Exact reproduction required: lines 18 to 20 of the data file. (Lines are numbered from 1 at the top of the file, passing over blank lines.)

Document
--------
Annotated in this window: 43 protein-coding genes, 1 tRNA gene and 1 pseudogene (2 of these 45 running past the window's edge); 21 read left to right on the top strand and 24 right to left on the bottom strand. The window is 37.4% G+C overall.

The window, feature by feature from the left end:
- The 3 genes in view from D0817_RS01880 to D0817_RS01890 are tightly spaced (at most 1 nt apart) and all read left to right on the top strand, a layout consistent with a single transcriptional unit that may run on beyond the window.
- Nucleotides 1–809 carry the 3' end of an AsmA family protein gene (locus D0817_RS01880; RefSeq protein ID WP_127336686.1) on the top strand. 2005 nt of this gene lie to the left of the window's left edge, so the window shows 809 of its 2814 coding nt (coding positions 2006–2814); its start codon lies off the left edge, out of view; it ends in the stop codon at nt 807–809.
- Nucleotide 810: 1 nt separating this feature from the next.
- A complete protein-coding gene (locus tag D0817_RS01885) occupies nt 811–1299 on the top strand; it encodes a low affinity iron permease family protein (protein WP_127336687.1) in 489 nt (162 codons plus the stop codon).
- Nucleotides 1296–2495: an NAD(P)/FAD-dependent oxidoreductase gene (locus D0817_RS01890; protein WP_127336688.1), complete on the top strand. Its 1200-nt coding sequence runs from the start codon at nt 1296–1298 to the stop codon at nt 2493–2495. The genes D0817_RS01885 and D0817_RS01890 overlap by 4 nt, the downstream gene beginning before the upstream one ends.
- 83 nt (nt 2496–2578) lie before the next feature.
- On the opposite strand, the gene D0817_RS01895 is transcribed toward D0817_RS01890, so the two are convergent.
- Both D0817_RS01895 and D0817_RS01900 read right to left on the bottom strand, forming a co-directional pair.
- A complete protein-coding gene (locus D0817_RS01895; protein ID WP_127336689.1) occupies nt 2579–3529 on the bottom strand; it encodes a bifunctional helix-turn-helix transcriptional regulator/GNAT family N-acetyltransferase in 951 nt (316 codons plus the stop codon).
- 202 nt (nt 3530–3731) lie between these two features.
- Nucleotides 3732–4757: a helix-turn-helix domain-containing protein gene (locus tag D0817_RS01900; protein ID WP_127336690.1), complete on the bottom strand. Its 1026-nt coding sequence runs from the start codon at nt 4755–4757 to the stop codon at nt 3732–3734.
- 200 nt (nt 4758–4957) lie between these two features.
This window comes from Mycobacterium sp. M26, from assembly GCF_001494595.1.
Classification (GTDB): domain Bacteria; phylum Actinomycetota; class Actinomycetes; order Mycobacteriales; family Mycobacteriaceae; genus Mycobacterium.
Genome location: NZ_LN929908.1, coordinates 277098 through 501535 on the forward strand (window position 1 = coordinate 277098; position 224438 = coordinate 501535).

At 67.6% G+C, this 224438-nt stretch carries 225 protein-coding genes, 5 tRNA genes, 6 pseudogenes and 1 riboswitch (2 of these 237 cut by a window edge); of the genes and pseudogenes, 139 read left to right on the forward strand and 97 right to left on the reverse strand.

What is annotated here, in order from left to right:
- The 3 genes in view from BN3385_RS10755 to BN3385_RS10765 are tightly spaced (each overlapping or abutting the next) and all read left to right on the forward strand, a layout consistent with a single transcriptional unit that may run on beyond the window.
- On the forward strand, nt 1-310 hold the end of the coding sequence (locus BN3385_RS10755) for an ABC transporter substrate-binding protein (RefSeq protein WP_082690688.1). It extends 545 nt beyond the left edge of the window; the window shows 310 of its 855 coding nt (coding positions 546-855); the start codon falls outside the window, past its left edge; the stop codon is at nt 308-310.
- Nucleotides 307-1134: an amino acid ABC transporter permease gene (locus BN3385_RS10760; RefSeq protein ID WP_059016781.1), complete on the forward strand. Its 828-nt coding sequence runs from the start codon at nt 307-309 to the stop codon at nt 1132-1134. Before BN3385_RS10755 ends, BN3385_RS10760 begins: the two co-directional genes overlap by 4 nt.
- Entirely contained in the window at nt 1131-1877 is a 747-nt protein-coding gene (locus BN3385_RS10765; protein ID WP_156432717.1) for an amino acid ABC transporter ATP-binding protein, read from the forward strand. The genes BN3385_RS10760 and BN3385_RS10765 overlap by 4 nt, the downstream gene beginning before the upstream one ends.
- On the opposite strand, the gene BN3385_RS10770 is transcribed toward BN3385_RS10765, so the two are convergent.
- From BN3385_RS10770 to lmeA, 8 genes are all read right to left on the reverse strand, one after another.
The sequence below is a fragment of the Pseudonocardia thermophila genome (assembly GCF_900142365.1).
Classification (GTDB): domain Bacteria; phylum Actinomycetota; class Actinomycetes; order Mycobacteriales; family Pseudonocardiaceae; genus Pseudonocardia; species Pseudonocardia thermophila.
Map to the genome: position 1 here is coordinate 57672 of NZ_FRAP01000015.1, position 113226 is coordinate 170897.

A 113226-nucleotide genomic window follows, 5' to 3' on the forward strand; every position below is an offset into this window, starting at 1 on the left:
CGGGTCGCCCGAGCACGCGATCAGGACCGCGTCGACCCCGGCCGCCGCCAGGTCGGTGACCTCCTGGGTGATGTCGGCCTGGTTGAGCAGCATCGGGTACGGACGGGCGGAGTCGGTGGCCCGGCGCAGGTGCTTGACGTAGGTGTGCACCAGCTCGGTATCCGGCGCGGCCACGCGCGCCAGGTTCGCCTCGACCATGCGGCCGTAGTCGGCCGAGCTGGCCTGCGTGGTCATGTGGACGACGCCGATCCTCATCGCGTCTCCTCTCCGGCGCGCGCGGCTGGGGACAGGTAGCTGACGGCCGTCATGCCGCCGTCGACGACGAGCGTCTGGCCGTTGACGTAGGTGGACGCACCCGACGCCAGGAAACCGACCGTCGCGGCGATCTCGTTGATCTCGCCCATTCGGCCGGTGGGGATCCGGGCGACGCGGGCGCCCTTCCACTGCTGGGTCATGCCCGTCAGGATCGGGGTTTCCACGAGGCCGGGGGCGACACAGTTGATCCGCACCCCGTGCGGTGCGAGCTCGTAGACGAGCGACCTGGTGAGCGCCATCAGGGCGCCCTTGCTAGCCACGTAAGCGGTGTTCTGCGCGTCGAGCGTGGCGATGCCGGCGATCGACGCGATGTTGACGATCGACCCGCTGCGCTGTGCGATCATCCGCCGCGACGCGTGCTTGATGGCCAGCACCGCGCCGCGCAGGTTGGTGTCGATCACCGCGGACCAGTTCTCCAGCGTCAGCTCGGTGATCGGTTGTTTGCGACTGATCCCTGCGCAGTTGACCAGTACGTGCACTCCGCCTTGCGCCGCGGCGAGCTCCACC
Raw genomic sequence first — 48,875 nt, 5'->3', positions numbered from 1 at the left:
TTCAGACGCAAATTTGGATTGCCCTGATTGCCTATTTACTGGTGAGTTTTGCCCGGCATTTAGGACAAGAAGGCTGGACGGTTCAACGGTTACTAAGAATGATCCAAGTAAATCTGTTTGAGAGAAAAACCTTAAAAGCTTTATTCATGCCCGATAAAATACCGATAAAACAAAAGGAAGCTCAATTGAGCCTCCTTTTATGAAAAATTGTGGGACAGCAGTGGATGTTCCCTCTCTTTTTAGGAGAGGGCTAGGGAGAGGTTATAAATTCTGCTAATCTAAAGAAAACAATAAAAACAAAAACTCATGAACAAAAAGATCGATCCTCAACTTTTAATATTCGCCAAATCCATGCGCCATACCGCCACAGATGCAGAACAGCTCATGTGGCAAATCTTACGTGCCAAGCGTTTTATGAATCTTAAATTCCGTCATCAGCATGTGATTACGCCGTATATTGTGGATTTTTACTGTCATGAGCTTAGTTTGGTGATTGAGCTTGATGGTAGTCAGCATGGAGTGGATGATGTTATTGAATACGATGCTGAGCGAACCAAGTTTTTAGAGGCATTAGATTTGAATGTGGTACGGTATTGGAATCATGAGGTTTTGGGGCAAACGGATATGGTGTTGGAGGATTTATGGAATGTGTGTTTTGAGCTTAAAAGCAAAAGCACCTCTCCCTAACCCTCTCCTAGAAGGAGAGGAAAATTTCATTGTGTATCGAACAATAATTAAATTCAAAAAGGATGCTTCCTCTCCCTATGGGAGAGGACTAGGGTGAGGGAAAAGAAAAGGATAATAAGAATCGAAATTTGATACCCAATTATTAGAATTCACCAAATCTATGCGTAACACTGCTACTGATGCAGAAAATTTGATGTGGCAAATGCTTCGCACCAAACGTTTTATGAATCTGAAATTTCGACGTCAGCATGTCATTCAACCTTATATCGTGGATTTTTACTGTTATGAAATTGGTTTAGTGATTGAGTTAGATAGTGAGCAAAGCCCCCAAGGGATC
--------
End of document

At 67.6% G+C, this 224438-nt stretch carries 225 protein-coding genes, 5 tRNA genes, 6 pseudogenes and 1 riboswitch (2 of these 237 cut by a window edge); of the genes and pseudogenes, 139 read left to right on the forward strand and 97 right to left on the reverse strand.

What is annotated here, in order from left to right:
- The 3 genes in view from BN3385_RS10755 to BN3385_RS10765 are tightly spaced (each overlapping or abutting the next) and all read left to right on the forward strand, a layout consistent with a single transcriptional unit that may run on beyond the window.